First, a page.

History of Tate Liverpool

Read about this gallery grew to be the heart of Liverpool's cultural scene

Photograph of Tate Liverpool

In the 1980s Alan Bowness, then director of Tate, decided to create a ‘Tate of the North’, as the project became known. This would be a gallery with a distinct identity, dedicated to showing modern art and encouraging a new, younger audience through an active education programme.

A warehouse at the disused Albert Dock in Liverpool was chosen as the site for the new gallery. The dock, once a bustling site crammed with rich cargos from Asia, tea, silk, tobacco and spirits, was derelict. In 1981 the dockyard underwent a rejuvenation, with the Maritime Museumleasing one of the warehouses and restaurants and bars opening.

In 1985, James Stirling was commissioned to design the new Tate Gallery at Liverpool. His designs left the exterior of the brick and stone building built over a colonnade of sturdy Doric columns almost untouched, but transformed the interior into an arrangement of simple, elegant galleries suitable for the display of modern art. It opened to the public in May 1988.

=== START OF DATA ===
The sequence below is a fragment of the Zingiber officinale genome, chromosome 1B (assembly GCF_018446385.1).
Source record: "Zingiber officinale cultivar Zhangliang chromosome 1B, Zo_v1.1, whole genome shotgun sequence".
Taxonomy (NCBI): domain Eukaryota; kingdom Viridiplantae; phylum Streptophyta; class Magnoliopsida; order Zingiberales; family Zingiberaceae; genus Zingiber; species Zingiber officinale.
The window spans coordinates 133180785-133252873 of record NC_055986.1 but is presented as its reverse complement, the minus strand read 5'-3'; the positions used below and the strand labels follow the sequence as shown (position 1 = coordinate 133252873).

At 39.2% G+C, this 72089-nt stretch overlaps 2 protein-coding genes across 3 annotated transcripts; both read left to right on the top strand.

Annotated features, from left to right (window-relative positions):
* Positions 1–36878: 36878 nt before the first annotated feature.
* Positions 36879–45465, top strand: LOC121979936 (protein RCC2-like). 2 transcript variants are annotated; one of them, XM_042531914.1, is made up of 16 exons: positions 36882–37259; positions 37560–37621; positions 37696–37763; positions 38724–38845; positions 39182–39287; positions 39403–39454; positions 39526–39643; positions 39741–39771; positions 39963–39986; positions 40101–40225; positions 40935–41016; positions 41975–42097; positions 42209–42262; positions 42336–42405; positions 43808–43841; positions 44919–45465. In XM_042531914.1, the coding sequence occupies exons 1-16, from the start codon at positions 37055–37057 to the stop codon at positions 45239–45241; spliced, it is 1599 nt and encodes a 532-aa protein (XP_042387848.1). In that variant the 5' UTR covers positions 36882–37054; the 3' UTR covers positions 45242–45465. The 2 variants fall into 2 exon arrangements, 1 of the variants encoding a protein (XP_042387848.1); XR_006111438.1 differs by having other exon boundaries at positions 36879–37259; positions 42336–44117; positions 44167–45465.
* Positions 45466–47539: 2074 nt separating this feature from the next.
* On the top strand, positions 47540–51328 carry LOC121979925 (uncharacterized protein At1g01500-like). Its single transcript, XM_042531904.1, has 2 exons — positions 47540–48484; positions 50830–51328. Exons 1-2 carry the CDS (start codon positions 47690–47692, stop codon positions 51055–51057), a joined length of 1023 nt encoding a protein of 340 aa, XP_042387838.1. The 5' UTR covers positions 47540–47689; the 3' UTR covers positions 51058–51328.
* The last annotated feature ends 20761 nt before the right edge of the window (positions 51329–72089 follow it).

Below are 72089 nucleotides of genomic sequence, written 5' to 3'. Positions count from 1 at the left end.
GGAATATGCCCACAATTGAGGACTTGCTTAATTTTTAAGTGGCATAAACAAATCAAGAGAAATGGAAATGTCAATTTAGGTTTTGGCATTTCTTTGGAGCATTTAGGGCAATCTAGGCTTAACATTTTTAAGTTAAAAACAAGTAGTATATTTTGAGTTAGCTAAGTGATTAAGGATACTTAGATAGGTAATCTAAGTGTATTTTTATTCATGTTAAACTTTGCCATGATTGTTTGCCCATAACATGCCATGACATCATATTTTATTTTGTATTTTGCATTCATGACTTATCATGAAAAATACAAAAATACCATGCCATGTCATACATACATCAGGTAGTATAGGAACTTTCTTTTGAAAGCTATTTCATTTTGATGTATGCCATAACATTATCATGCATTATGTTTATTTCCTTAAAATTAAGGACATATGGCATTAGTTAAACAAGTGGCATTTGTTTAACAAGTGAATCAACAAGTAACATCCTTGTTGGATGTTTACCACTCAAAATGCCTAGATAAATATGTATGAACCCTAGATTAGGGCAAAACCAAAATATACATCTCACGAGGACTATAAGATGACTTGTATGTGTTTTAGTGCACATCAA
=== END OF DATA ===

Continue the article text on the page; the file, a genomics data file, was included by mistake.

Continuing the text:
2008 marked the year Liverpool was named European Capital of Culture. To celebrate this, in 2007 the gallery hosted the Turner Prize, the first time the competition was held outside London. More than 600,000 visitors a year visit Tate Liverpool, cementing its position as a venue for major European exhibitions of modern art.

Find Out More


What happens when artists break gallery rules?

Emma Palmer

See how French architect Claude Parent tranformed the gallery from a white cube to a space for mass participation

Tate Etc

Inside my head: Glenn Ligon: Encounters and Collisions

Glenn Ligon and Simon Grant1

American artist Glenn Ligon gives us an insight into his exhibition at Tate Liverpool


Recreating Mondrian's Paris studio at Tate Liverpool

Mike Pinnington

An insight into the ‘unique sensation of seeing’ Piet Mondrian’s most acclaimed studio